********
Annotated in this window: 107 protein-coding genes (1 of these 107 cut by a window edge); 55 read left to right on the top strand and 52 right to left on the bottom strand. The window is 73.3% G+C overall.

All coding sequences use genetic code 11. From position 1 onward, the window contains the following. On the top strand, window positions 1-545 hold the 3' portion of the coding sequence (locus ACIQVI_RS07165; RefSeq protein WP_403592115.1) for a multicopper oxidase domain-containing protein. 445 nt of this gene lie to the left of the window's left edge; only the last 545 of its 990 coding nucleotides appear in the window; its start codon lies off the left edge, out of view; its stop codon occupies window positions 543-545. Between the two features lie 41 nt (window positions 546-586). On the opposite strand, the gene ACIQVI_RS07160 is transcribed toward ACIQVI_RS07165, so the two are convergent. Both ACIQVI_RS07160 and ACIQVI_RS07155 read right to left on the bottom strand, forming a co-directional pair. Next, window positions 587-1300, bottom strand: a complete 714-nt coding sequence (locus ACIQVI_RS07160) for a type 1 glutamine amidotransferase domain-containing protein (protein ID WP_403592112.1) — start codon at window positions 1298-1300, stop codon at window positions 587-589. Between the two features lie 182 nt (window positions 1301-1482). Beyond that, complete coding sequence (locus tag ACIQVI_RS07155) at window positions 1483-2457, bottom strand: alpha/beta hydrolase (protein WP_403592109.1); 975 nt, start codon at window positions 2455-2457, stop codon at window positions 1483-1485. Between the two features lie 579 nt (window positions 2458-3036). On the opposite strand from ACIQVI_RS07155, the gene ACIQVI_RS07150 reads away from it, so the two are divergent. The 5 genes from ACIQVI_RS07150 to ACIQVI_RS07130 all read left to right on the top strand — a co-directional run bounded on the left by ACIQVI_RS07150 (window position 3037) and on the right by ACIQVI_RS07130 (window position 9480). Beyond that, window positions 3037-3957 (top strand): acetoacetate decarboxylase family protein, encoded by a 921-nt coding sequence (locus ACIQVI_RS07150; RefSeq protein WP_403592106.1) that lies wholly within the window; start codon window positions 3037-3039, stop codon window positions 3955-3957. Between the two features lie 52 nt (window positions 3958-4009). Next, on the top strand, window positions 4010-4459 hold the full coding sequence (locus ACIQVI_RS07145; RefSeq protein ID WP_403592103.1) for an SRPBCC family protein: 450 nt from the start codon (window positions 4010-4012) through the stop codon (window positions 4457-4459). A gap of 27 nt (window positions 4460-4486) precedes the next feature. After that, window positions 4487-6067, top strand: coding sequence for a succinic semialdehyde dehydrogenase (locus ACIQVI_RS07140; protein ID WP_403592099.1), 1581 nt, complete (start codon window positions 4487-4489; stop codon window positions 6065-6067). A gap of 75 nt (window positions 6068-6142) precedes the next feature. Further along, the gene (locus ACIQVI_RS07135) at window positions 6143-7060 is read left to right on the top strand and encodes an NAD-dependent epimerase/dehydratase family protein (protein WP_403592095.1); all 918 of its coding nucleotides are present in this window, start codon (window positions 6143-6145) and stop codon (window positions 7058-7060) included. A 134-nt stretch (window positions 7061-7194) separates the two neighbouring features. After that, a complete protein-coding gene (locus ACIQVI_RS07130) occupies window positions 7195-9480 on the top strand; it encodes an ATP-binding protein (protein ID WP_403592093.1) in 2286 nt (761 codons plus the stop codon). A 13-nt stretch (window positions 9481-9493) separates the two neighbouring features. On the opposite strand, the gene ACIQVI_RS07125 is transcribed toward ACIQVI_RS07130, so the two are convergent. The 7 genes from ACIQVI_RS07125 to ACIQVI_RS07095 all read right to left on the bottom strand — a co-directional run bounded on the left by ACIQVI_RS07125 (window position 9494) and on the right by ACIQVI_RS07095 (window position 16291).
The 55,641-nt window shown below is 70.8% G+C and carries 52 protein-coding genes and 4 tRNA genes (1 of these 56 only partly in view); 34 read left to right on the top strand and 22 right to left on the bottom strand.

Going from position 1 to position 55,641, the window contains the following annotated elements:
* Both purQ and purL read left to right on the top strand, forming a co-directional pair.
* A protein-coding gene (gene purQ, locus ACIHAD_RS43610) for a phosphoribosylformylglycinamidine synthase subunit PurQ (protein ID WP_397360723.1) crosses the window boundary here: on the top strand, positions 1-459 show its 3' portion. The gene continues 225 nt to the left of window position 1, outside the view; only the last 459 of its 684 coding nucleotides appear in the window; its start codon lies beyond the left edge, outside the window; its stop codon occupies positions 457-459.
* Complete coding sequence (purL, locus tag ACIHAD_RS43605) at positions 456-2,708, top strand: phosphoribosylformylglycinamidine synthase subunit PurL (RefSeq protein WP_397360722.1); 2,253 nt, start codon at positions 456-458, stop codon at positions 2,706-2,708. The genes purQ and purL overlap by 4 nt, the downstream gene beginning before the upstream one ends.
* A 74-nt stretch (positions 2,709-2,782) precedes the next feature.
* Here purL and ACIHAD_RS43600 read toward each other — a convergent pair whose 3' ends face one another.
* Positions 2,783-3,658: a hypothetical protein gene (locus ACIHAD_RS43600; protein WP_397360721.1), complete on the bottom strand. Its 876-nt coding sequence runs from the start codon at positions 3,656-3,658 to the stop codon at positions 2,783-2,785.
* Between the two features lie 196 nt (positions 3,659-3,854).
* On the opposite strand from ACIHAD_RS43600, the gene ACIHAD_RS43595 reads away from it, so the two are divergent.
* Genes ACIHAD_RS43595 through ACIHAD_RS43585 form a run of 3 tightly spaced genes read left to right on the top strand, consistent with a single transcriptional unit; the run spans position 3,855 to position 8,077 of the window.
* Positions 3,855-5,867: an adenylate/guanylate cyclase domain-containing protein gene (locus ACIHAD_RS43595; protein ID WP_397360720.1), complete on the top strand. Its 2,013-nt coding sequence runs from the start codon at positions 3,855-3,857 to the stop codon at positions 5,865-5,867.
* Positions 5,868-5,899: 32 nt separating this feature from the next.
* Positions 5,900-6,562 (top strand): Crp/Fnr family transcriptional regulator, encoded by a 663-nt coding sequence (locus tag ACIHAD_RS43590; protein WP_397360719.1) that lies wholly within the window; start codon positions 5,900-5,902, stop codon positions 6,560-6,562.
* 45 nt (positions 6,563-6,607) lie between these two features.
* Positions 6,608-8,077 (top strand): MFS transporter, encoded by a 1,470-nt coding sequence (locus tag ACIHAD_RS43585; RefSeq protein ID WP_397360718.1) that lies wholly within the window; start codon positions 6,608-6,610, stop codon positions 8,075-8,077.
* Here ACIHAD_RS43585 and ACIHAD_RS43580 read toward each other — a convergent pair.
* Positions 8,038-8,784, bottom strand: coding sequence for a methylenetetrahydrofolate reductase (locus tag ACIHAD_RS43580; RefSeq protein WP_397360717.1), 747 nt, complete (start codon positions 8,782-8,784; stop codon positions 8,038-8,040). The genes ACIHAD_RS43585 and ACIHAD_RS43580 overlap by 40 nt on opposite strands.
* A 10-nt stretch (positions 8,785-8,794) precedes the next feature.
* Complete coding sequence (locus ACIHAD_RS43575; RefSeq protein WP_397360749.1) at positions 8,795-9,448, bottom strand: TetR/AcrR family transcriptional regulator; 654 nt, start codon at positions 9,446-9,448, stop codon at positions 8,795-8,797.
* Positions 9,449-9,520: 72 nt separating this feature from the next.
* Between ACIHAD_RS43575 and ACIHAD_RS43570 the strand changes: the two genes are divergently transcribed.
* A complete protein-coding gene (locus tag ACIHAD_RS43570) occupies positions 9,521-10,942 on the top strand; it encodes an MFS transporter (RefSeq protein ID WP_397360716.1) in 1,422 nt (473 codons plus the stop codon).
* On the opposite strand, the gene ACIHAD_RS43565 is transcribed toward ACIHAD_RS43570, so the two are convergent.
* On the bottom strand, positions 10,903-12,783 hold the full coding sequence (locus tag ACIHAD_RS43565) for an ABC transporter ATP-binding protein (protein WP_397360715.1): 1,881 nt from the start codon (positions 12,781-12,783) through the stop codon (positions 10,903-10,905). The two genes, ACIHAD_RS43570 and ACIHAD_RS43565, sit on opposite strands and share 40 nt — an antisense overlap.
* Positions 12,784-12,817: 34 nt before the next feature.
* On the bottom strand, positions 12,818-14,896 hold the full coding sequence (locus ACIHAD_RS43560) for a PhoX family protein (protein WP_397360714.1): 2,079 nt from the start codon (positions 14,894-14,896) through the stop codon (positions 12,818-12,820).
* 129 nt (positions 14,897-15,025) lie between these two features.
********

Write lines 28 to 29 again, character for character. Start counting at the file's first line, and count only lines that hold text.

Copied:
* Positions 12,784-12,817: 34 nt before the next feature.
* On the bottom strand, positions 12,818-14,896 hold the full coding sequence (locus ACIHAD_RS43560) for a PhoX family protein (protein WP_397360714.1): 2,079 nt from the start codon (positions 14,894-14,896) through the stop codon (positions 12,818-12,820).